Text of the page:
Securing Ohio Public Incentives: New Approaches
Businesses that are succeeding in this anti-job poaching environment are doing so by formulating innovative deal structures and putting extra effort towards helping communities effectively articulate how the destination community gives the company the best chance for job growth.
Traditionally, tax abatements and tax credits were based on the number of jobs moved to the destination community. In this age of regionalism, agreements are focusing on placing incentives on net new jobs. These new incentive arrangements based on "net new jobs" can be negotiated to equal the value of the traditional packages and thereby make relocation economically feasible for companies. Also, these "net new jobs" agreements are more palatable to the offering municipality because it helps them avoid the stigma of job poaching. As a result, businesses secure needed incentives while communities can demonstrate to their neighbors that they are not stealing jobs, but contributing to regional job growth.
Historically, most negotiations focused only on making the numbers work. In this new environment of anti-job poaching regionalism, the business and the destination community have to be able to clearly articulate how the relocation gives the business the best opportunity to add jobs. As a result, successful negotiations not only work out the numbers, but also align on how the community is the best fit for the company. This ensures that both the business and the community have a compelling message to the region in terms of explaining how the decision helps drive regional job growth.
Increased compliance complexity is one of the new challenges that the new agreement frameworks create. Compliance, already, is a risk for some businesses. Difficulties arise out of the fact that incentives are paid out over a number of years. Each year, appropriate documentation must be provided to municipalities in order to actually receive the funds. Adherence to these new incentive agreements can make the documentation more complex. As a result, businesses are increasingly turning to experts to ensure the appropriate steps are followed by their accounting and legal departments. Encouragingly, even with increased compliance complexity, these new incentive agreements can still be equally advantageous to the business: but it does require additional effort and oversight.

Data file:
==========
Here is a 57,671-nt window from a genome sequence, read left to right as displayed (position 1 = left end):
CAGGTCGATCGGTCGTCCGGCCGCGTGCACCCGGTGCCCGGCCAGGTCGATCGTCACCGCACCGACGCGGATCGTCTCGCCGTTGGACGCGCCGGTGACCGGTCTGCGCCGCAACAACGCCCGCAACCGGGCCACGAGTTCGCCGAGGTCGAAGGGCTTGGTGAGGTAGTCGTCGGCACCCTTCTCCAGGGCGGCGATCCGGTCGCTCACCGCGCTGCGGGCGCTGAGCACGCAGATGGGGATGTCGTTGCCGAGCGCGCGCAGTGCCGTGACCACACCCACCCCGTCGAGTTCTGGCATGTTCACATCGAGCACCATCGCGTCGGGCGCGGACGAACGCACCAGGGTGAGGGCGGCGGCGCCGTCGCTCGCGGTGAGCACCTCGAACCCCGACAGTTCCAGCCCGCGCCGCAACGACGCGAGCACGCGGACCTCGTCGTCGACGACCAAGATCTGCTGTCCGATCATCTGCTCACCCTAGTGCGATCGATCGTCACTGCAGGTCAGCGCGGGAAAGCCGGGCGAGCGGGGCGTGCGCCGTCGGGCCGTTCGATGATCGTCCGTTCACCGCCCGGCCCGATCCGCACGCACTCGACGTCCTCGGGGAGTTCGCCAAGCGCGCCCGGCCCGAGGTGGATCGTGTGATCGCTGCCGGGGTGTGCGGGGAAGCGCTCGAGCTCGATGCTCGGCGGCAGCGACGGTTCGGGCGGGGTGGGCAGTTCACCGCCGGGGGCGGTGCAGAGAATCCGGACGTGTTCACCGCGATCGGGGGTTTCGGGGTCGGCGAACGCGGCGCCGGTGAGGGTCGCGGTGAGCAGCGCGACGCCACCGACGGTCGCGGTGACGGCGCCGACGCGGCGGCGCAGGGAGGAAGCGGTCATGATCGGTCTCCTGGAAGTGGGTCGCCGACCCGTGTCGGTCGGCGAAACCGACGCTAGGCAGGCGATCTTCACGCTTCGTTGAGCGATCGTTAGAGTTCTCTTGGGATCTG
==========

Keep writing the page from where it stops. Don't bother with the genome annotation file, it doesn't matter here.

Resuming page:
About the Author:
Dan Borsky, an Ohio tax attorney, is the founder and principal of Enterprise Advisory Group, LLC. EAG is a leading Ohio specialty tax firm that focuses on securing non-dilutive capital (e.g., state and local incentives) for its clients. They enjoy vast experience not only securing funds for clients, but also overseeing yearly compliance to ensure incentives are realized over the life of each agreement. Enterprise Advisory Group has offices in Columbus, Cleveland, & Cincinnati. The main office for Enterprise Advisory Group, LLC is located at 2130 Arlington Avenue, Upper Arlington, Ohio 43221. The website address is www.eagohio.com. Mr. Borsky can be reach at email@example.com or by phone at 614-402-0799.